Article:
A Paddington terrace filled with tequila and tasty South American morsels.
Inspired by a lengthy trip through South America, Paddington's Tequila Mockingbird is an inspired marriage of the vibrant, bold flavours of that continent with top-shelf Australian produce.
Designed by the prolific Luchetti Krelle (Bar Brose, ACME), the terrace has been refashioned into a skinny but stylish space, with a long bar leading into a warm space with wooden floors, hanging plants and gorgeous black and white line drawings of tropical fish and cacti.
The menu allows you to play mix and match with tapas-style servings or settle for a set menu, which is a filling three courses for $65. The latter begins with ceviche tacos ($7) which offer crunch, freshness and come in that most wonderful of inventions: the taco stand. Another entrée of kangaroo tartare with black beans ($16) continues the inventive, cross-continental approach.
Often the menu comes across as a kind of delicious potted South American history lesson. A white fish tiradito ($18), enlivened with colourful corn textures and nutty pickled jicama, is a vivid illustration of the influence of Japanese immigrants on Peruvian cooking, while the causa potato with salt cod ($16) is a dish tied with up the history of Peru and speaks volume of the cuisine's ingenuity with root vegetables. Here it's plated in a colourful crescent, bringing fine dining finesse to a rustic dish.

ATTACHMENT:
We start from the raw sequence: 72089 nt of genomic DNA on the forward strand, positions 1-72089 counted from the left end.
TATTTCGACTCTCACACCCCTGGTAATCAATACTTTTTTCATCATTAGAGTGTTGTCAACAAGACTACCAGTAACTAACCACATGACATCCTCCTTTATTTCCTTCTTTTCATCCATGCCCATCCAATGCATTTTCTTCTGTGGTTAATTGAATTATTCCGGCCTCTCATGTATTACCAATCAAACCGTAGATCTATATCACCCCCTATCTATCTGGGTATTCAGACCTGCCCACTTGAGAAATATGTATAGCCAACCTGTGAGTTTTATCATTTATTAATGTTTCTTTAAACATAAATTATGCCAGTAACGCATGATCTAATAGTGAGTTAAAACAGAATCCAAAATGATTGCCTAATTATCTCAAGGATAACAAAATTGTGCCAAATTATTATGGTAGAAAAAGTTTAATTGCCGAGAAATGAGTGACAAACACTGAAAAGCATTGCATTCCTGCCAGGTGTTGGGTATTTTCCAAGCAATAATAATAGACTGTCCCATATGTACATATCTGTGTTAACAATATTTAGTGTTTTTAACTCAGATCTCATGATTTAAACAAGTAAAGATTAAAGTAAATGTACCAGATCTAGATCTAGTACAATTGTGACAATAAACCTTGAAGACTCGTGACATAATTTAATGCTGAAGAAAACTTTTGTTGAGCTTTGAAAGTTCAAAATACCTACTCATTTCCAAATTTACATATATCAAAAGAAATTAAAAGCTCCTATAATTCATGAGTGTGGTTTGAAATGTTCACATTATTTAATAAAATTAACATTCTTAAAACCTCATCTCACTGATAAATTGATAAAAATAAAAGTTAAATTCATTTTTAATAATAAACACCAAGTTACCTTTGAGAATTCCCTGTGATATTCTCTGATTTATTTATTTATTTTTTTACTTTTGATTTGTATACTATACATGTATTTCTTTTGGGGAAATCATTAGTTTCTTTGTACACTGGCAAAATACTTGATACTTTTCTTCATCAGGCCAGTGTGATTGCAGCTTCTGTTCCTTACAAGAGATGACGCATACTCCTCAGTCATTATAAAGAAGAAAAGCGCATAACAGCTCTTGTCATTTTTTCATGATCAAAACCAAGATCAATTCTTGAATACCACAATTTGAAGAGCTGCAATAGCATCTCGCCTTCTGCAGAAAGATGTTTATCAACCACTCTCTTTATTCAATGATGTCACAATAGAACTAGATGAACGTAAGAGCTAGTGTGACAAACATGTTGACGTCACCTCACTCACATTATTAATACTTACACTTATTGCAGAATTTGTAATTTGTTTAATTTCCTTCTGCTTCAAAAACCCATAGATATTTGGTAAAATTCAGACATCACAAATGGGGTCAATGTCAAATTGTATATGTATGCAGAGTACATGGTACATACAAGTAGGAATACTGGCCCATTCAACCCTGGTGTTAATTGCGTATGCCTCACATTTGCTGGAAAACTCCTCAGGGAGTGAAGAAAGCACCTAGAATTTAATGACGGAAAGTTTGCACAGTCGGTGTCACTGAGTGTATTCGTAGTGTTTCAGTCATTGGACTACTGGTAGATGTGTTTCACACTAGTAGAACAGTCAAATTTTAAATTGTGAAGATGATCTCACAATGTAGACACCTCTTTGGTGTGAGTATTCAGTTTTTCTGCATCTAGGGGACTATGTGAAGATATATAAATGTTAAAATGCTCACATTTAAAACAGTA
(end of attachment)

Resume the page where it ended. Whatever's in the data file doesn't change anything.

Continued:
From the grill, there's spatchcock with coriander ($32) and the comfort food of broccolini with mole ($9) that was included on the menu to please co-owner Michael Fegent's mother. Unusual sides include alpaca empanadas ($8) with meat that is sweet and tender, not unlike lamb. Octopus ($26) is another highlight, with succulent pieces of the seafood daubed with a dazzlingly green chimichurri sauce and scattered with lightly charred pickled onions.
You'll want to finish with a suspiro limeña ($15), a dulce de leche and meringue dessert whose name roughly translates as 'sigh of a girl from Lima'. It tastes as poetic as it sounds and is elevated by a spot of yuzu granita.
A tequila-heavy cocktail list complements the big flavours and South American accent of the menu, with the likes of Volcan De Fuego ($20) which combines tangy, citric sweetness with the spice of anejo mescal. The house cocktail shares a name with the restaurant ($19) and is also heartily recommended for its fresh, summery flavours and tajín-coated rim.
They also boast an unusually comprehensive tequila list, with dozens of selections and the likes of a complex, aromatic Don Julio Reposado ($20) on offer. It's a place that takes its tequila pretty seriously — so don't expect to be throwing down cheap shots with a lemon and salt chaser.
Silly name aside, Tequila Mockingbird is seriously good, pulling off an ambitious menu complemented by lively service and an expertly curated drinks list.
Published on September 22, 2016 by Daniel Herborn